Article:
of his gallantry ; but I have been informed by a person,
who knew it well, that he frequently used that trade."

De Retz does not seem to have esteemed either the
activity or the powers of intrigue possessed by Madame
de Longueville quite so highly as did other people.
Fully admitting her "great store of wit," he says:
"Her capacity, which has not been helped by her
laziness, could never reach so far as affairs. . . . She
had a languishing air, which touched the heart more
than the vivacity of women more beautiful than she
was." And he states that her grallantries ranked first
in her mind, her politics only second. As to Turenne,
the woman who De Retz thought had most power over
his mind and actions was his sister, "an old maid,"
whom Madame de Bouillon "hated entirely" and used
to call "Turenne's governess".

If Turenne was ever in love with Madame de
Longueville, any affection she may have felt for him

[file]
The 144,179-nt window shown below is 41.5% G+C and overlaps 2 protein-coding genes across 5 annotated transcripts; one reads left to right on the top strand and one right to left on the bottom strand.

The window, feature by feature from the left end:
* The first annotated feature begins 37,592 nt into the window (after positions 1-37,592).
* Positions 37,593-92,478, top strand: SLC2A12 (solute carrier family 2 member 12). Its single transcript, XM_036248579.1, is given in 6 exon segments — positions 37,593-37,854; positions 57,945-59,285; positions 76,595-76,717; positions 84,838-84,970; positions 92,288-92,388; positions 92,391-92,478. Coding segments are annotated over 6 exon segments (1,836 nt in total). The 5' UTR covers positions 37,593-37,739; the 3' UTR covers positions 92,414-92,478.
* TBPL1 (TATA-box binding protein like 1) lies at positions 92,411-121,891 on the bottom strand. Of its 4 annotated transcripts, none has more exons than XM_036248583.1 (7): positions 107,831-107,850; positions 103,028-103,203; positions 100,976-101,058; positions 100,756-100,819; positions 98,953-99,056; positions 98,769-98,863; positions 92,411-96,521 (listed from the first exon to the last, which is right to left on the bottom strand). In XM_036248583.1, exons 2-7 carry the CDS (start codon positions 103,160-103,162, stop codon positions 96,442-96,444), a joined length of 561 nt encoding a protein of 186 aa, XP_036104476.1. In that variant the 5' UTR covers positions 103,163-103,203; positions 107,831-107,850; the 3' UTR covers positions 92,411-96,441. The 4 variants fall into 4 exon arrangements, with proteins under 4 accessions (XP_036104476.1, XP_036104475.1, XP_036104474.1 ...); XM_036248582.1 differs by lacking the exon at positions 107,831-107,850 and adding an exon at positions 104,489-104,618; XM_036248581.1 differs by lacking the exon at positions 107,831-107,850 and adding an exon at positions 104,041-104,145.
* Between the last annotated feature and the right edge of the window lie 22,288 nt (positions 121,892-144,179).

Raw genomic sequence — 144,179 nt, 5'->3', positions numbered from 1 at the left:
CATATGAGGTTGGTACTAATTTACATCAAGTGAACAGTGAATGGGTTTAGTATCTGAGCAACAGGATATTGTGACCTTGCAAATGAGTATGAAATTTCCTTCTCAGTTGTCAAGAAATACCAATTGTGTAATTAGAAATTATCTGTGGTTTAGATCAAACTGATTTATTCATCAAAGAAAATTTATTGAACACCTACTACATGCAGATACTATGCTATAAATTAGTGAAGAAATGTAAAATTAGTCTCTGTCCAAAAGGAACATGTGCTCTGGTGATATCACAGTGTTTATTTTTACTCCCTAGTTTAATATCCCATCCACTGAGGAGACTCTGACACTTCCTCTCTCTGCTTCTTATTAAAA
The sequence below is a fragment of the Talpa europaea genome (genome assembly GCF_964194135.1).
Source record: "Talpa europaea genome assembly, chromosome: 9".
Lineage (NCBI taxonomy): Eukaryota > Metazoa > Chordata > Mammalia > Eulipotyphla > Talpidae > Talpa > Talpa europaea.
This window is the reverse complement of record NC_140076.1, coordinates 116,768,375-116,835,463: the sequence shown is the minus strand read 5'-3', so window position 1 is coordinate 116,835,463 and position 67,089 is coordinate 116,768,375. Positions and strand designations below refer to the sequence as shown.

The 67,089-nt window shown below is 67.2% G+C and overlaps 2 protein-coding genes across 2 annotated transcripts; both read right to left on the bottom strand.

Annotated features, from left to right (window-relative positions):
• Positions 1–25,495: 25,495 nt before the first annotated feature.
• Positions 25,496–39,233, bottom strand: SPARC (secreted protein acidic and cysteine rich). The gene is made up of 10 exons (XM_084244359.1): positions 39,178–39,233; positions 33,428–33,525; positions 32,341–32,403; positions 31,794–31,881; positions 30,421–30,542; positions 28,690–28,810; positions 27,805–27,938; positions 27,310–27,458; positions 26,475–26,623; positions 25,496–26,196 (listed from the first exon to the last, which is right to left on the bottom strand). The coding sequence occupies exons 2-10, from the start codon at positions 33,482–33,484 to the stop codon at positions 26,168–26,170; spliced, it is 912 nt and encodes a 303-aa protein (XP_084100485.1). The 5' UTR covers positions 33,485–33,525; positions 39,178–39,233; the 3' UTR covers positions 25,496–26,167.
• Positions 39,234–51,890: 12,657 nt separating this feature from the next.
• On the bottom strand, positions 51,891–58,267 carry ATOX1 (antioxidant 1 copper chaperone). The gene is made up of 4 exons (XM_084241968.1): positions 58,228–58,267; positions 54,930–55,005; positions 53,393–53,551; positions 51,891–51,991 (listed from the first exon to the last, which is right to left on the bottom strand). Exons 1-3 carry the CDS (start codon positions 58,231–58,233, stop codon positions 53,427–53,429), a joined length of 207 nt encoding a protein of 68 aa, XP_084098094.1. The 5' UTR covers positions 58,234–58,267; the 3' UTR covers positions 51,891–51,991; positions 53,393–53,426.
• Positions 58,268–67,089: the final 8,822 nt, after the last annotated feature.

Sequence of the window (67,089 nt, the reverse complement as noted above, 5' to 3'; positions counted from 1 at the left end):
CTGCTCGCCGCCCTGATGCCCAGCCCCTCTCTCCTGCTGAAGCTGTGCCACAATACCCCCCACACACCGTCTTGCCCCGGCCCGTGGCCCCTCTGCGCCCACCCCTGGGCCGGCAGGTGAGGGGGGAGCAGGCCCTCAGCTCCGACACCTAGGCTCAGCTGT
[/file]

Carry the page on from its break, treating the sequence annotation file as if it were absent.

must have been very temporary ; for the chief object
of her passion was the Due de la Rochefoucauld, If
anything is wanting in the portrait which he has given


us of himself in his Maxims, the required touches have
been added by De Retz. "He never was fit for any
manner of affairs, and I cannot tell why, for he had
qualities which would have supplied, in any other, those
which he wanted. ... He never was fit for war,
though an excellent soldier; neither was he ever a
good courtier, though he had always an inclination to
be so. He never was a good party-man, though all
his life long engaged in parties. . . . He had done
much better to have known himself, and to have
been content to pass, as he might have done, for
the politest and finest gentleman that appeared in that

Even if Madame de Longueville had not been in
love with Rochefoucauld, it is improbable that Turenne
could have gained her afi'ection ; for his biographer,
Du Buisson, says that, at the time of which we are
speaking, she was also in love for the moment with
Comte de Moussaye, the Governor of Stenay.

In his endeavours to raise troops for the release of
the captive princes, among the regiments which had
served under him in Germany, Turenne was only parti-
ally successful. The few he obtained met with a re-
verse from the King's troops under the Marquis of
Ferte-Senneterre, and, to avoid complete defeat,
Turenne asked for assistance from the Spaniards, who
immediately sent him 1,500 cavalry and some com-
panies of infantry.